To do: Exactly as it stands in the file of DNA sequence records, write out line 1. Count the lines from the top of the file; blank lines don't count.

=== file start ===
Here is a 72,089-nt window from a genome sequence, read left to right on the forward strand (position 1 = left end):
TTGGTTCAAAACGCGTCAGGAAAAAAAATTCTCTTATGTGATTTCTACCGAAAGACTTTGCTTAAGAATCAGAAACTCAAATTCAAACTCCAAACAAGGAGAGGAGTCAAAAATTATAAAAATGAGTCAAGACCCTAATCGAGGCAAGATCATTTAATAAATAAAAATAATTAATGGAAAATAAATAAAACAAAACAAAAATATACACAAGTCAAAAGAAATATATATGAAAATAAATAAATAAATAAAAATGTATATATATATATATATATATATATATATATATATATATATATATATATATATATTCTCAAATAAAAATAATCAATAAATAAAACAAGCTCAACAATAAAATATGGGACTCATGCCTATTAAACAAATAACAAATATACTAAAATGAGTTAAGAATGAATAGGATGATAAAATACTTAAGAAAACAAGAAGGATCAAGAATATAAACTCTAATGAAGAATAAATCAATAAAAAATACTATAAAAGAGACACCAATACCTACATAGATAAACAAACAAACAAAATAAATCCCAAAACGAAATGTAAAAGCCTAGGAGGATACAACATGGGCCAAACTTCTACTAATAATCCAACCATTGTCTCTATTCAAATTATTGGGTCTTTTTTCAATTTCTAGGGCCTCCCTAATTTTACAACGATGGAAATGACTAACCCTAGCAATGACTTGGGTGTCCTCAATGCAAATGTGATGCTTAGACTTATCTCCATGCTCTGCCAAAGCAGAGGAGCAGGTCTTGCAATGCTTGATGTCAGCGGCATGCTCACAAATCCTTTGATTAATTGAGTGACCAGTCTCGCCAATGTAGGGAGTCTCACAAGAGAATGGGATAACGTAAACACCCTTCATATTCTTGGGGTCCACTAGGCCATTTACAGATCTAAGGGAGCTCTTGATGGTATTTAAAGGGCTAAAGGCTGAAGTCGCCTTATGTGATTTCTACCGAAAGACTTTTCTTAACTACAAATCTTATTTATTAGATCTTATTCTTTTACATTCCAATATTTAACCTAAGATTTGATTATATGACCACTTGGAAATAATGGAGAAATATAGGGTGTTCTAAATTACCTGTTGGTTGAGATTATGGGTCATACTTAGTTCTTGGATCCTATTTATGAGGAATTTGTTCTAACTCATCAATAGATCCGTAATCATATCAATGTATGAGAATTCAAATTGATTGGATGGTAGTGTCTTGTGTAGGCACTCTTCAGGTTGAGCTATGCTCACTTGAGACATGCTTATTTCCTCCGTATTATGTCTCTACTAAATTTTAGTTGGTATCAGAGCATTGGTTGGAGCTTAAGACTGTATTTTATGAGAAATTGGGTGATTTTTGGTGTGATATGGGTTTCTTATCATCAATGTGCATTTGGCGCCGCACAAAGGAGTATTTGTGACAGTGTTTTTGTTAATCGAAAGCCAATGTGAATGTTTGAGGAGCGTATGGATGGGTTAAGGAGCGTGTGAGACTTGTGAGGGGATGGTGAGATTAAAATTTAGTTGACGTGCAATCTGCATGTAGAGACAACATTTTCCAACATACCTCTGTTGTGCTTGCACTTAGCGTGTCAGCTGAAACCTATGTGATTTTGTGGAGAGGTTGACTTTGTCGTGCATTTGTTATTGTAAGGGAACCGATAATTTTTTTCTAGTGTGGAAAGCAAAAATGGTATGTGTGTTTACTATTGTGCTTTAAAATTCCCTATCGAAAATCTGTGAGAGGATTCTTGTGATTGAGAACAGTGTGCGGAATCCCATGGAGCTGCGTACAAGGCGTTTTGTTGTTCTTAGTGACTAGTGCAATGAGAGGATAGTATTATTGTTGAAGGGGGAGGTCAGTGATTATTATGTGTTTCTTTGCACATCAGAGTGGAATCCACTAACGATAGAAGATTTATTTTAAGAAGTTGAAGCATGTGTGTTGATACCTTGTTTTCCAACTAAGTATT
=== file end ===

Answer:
Here is a 72,089-nt window from a genome sequence, read left to right on the forward strand (position 1 = left end):